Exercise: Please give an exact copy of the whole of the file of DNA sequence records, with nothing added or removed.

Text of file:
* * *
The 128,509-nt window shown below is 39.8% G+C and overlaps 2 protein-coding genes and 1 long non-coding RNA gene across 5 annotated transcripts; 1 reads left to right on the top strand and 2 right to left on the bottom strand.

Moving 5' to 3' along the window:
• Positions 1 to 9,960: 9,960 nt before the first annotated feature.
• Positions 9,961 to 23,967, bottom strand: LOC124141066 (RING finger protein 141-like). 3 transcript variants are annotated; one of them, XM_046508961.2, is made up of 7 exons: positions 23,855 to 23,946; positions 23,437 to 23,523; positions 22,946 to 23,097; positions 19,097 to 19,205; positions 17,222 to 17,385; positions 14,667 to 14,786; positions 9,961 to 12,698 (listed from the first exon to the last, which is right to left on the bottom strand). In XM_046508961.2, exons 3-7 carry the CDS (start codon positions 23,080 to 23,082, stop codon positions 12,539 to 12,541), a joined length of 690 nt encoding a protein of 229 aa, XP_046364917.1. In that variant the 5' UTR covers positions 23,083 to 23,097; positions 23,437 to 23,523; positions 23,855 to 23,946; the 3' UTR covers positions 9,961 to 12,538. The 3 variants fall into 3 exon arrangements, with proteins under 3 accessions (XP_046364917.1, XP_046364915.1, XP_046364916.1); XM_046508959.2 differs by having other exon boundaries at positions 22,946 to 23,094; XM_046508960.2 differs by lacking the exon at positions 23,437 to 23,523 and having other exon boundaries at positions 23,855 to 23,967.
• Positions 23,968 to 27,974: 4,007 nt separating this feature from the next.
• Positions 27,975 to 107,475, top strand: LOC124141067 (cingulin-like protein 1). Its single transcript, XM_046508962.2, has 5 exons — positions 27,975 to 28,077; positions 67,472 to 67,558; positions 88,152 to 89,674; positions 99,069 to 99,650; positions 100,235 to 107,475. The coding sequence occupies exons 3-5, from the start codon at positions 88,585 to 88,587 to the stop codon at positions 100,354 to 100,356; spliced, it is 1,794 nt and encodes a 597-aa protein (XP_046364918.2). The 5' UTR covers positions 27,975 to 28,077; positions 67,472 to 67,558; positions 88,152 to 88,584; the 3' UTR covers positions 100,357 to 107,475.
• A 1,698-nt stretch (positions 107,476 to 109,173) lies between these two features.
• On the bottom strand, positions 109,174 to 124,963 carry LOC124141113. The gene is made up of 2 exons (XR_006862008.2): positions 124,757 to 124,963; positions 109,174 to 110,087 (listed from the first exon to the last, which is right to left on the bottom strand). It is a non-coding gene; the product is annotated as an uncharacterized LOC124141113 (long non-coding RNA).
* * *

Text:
The 128,509-nt window shown below is 39.8% G+C and overlaps 2 protein-coding genes and 1 long non-coding RNA gene across 5 annotated transcripts; 1 reads left to right on the top strand and 2 right to left on the bottom strand.

Moving 5' to 3' along the window:
• Positions 1 to 9,960: 9,960 nt before the first annotated feature.
• Positions 9,961 to 23,967, bottom strand: LOC124141066 (RING finger protein 141-like). 3 transcript variants are annotated; one of them, XM_046508961.2, is made up of 7 exons: positions 23,855 to 23,946; positions 23,437 to 23,523; positions 22,946 to 23,097; positions 19,097 to 19,205; positions 17,222 to 17,385; positions 14,667 to 14,786; positions 9,961 to 12,698 (listed from the first exon to the last, which is right to left on the bottom strand). In XM_046508961.2, exons 3-7 carry the CDS (start codon positions 23,080 to 23,082, stop codon positions 12,539 to 12,541), a joined length of 690 nt encoding a protein of 229 aa, XP_046364917.1. In that variant the 5' UTR covers positions 23,083 to 23,097; positions 23,437 to 23,523; positions 23,855 to 23,946; the 3' UTR covers positions 9,961 to 12,538. The 3 variants fall into 3 exon arrangements, with proteins under 3 accessions (XP_046364917.1, XP_046364915.1, XP_046364916.1); XM_046508959.2 differs by having other exon boundaries at positions 22,946 to 23,094; XM_046508960.2 differs by lacking the exon at positions 23,437 to 23,523 and having other exon boundaries at positions 23,855 to 23,967.
• Positions 23,968 to 27,974: 4,007 nt separating this feature from the next.
• Positions 27,975 to 107,475, top strand: LOC124141067 (cingulin-like protein 1). Its single transcript, XM_046508962.2, has 5 exons — positions 27,975 to 28,077; positions 67,472 to 67,558; positions 88,152 to 89,674; positions 99,069 to 99,650; positions 100,235 to 107,475. The coding sequence occupies exons 3-5, from the start codon at positions 88,585 to 88,587 to the stop codon at positions 100,354 to 100,356; spliced, it is 1,794 nt and encodes a 597-aa protein (XP_046364918.2). The 5' UTR covers positions 27,975 to 28,077; positions 67,472 to 67,558; positions 88,152 to 88,584; the 3' UTR covers positions 100,357 to 107,475.
• A 1,698-nt stretch (positions 107,476 to 109,173) lies between these two features.
• On the bottom strand, positions 109,174 to 124,963 carry LOC124141113. The gene is made up of 2 exons (XR_006862008.2): positions 124,757 to 124,963; positions 109,174 to 110,087 (listed from the first exon to the last, which is right to left on the bottom strand). It is a non-coding gene; the product is annotated as an uncharacterized LOC124141113 (long non-coding RNA).